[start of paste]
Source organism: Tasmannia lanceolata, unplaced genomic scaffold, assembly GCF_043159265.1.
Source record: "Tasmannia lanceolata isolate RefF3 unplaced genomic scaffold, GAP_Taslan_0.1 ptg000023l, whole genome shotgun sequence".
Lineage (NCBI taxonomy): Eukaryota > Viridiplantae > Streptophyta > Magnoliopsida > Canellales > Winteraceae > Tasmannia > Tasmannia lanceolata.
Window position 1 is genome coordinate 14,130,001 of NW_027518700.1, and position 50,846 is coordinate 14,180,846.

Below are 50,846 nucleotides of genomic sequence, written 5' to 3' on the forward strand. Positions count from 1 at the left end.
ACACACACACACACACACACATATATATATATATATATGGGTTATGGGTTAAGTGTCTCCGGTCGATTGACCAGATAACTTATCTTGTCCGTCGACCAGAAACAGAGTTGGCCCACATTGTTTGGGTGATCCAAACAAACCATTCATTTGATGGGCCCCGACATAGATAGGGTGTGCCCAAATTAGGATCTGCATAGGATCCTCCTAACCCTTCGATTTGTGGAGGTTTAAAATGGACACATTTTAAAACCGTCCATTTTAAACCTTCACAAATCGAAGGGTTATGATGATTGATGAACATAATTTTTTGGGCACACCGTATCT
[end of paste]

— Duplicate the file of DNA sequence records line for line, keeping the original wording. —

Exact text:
Source organism: Tasmannia lanceolata, unplaced genomic scaffold, assembly GCF_043159265.1.
Source record: "Tasmannia lanceolata isolate RefF3 unplaced genomic scaffold, GAP_Taslan_0.1 ptg000023l, whole genome shotgun sequence".
Lineage (NCBI taxonomy): Eukaryota > Viridiplantae > Streptophyta > Magnoliopsida > Canellales > Winteraceae > Tasmannia > Tasmannia lanceolata.
Window position 1 is genome coordinate 14,130,001 of NW_027518700.1, and position 50,846 is coordinate 14,180,846.

Below are 50,846 nucleotides of genomic sequence, written 5' to 3' on the forward strand. Positions count from 1 at the left end.
ACACACACACACACACACACATATATATATATATATATGGGTTATGGGTTAAGTGTCTCCGGTCGATTGACCAGATAACTTATCTTGTCCGTCGACCAGAAACAGAGTTGGCCCACATTGTTTGGGTGATCCAAACAAACCATTCATTTGATGGGCCCCGACATAGATAGGGTGTGCCCAAATTAGGATCTGCATAGGATCCTCCTAACCCTTCGATTTGTGGAGGTTTAAAATGGACACATTTTAAAACCGTCCATTTTAAACCTTCACAAATCGAAGGGTTATGATGATTGATGAACATAATTTTTTGGGCACACCGTATCT